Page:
Angiomotin

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AMOT
Identifiers
Aliases AMOT, angiomotin
External IDs MGI: 108440 HomoloGene: 15778 GeneCards: AMOT
RNA expression pattern
PBB GE AMOT 209521 s at fs.png
More reference expression data
Orthologs
Species Human Mouse
Entrez
Ensembl
UniProt
RefSeq (mRNA)

NM_001113490
NM_133265

NM_001290274
NM_153319

RefSeq (protein)

NP_001106962
NP_573572

NP_001277203.1
NP_695231.3
NP_001277203
NP_695231

Location (UCSC) Chr X: 112.77 – 112.84 Mb Chr X: 145.45 – 145.51 Mb
PubMed search [1] [2]
Wikidata
View/Edit Human View/Edit Mouse

Angiomotin (AMOT) is a protein that in humans is encoded by the AMOT gene.[3][4][5][6] It belongs to the motin family of angiostatin binding proteins, which includes angiomotin, angiomotin-like 1 (AMOTL1) and angiomotin-like 2 (AMOTL2) characterized by coiled-coil domains at N-terminus and consensus PDZ-binding domain at the C-terminus.[5] Angiomotin is expressed predominantly in endothelial cells of capillaries as well as angiogenic tissues such as placenta and solid tumor.[7]

Discovery[edit]

Angiomotin was discovered in 2001 by screening a placenta yeast two-hybrid cDNA library for angiostatin-binding peptides, using a construct encoding the kringle domains 1-4 of angiostatin.[3]

Gene location[edit]

AMOT gene is located on human chromosome X:112,021,794-112,066,354, containing 3252 nucleotides in coding sequence as 11 exons.[8]

Protein structure[edit]

Two splice isoforms are known for angiomotin: p80 and p130. The alternative splicing is somewhat tissue specific. Cells expressing p130 contained more actin than those expressing p80. p80 is not the product of cleavage of p130, as p130 contains no potential proteolytic cleavage site for such conversion.[9]

Angiomotin p80 is a 72.54 kD protein of 675 residues,[10] characterized by conserved N-terminal coiled coil domains and C-terminal PDZ binding motifs, with angiostatin binding domain (ABD) located in the central region. It is hypothesized that the ABD is extracellular, while the coiled-coil and the PDZ binding domain are intracellular.[4] The PDZ-binding motif of angiomotin serves as a protein recognition site and deletion of as few as three amino acids from the C-terminal results in complete loss of pro-migratory activity, and endothelial cells expressing such mutant angiomotin failed to migrate or form tubes.[11]

Angiomotin p130 differs from p80 by having an N-ternimal cytoplasmic extension of 409 amino acids rich in glutamine, which mediates the binding of p130 to F-actin and tight cell-cell junctions. This binding remains after destabilizing actin with cytochalasin B.[9]

Like other surface-associated proteins that can bind plasminogen and its derivatives, angiomotin does not appear to have a signal sequence, thus its association with the cell surface may be via protein–protein interaction usually referred to as non-classic secretion.[7]

Function[edit]

Role in cell motility and angiogenesis[edit]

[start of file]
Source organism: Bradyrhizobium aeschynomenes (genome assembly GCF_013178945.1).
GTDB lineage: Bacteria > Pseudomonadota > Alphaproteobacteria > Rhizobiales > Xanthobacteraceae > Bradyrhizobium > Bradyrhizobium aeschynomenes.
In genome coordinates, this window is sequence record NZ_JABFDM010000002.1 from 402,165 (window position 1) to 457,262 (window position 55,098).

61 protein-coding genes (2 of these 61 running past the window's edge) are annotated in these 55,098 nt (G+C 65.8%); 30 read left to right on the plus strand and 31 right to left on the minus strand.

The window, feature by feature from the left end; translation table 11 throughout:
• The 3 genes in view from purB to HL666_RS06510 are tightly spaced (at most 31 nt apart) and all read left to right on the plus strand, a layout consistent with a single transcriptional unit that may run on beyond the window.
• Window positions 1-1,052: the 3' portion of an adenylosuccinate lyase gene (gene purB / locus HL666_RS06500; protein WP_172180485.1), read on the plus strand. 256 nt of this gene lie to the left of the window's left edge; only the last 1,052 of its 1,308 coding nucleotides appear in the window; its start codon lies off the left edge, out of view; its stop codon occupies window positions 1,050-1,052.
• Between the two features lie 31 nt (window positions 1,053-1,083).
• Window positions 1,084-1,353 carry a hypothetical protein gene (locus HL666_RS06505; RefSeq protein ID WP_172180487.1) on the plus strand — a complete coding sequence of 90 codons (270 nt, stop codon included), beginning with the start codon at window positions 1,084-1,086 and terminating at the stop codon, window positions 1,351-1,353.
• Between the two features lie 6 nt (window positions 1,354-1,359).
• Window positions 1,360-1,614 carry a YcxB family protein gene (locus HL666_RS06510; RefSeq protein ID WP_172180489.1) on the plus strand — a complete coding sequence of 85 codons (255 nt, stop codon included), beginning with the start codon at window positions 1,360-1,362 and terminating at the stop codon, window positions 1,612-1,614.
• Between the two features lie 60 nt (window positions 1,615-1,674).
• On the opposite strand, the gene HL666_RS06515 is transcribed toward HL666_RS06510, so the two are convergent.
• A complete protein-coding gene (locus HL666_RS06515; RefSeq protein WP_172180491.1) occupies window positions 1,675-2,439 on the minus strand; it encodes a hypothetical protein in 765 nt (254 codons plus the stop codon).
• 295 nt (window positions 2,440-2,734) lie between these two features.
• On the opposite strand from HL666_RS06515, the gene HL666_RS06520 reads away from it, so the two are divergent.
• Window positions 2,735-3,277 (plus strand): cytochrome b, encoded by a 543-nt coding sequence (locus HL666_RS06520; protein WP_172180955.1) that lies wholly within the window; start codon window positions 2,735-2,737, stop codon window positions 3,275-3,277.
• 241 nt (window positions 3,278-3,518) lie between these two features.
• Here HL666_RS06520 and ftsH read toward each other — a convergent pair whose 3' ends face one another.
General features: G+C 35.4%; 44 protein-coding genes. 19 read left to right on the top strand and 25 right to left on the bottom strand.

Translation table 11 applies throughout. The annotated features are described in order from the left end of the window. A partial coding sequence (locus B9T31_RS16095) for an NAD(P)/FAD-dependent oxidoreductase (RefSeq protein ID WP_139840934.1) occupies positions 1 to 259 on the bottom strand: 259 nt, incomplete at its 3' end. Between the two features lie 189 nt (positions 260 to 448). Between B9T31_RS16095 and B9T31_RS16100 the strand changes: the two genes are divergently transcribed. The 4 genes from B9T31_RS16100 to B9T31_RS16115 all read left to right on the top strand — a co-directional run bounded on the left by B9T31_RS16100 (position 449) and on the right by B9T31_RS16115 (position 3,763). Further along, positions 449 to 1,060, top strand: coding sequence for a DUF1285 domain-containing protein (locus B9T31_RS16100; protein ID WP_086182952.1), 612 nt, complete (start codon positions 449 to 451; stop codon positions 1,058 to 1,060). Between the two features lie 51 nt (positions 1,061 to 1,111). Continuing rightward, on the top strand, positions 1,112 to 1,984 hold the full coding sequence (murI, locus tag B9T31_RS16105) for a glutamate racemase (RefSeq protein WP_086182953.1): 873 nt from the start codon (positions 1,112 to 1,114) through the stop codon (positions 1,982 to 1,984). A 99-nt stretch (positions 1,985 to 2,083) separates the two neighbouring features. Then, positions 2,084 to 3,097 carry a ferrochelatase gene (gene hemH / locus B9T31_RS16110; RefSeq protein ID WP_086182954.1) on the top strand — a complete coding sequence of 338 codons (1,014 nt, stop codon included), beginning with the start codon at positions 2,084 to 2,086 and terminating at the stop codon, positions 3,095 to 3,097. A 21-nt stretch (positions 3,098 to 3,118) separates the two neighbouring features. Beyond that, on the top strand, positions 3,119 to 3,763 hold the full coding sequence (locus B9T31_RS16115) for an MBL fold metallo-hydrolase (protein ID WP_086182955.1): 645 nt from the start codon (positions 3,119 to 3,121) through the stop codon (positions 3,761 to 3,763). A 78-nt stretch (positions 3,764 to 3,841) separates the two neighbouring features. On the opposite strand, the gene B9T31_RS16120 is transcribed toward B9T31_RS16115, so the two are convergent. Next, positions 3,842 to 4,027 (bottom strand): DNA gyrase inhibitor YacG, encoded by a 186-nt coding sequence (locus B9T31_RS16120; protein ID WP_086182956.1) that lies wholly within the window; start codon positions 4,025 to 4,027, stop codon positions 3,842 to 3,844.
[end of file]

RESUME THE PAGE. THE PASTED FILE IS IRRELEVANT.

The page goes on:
Expression of angiomotin p80 in endothelial cells increases the random migration of endothelial cells, as well as the migration of endothelial cells toward growth factors, e.g. bFGF, VEGF and LPA etc. Angiomotin also mediates tube formation of endothelial cells.[3][11] Angiomotin promotes angiogenesis by both stimulating cell spreading and stabilizing established tubes, e.g. in mouse aortic endothelial (MAE) cells the tubes remained stable for over 30 days, while control tubes started to regress after 3 days.[12] In the presence of angiostatin, endothelial cells expressing angiomotin p80 exhibit reduction in migration as well as reduction in tubules formation in vitro. These observations are consistent with the localization of angiomotin in the leading edge of migrating cells. Angiostatin therefore, is an inhibitor of angiomotin.

Angiomotin p80 locates and binds angiostatin on the cell surface. In primary endothelial of Chinese hamster ovary, it localizes to cell-cell junction, recruits ZO-1 and interacts with MAGI-1. It may play a role in the assembly of endothelial cell-cell junctions, as well.[4]

Angiomotin p130 does not promote cell migration, nor responds to angiostatin. It localizes to cell-cell junction like p80 and regulates paracellular permeability. Its N-terminal domain localizes to actin fibers and stabilizes them, and this effect is not affected by angiostatin. Transfection of p130 angiomotin into MAE cells results in change in cell shape, increased average cell size and stress fiber formation. So p80 is involved in cell migration and expressed during migratory phase. While p130 controls cell shape by interaction with actin, and is expressed during the period of blood vessel stabilization and maturation.[9][13] The relative expression levels of p80 and p130 regulate a switch between a migratory and a non-migratory cell phenotype, where homo-oligomerization of p80 and hetero-oligomerization of both isoforms are critical for this regulation.[13]

Role in Hippo signaling pathway[edit]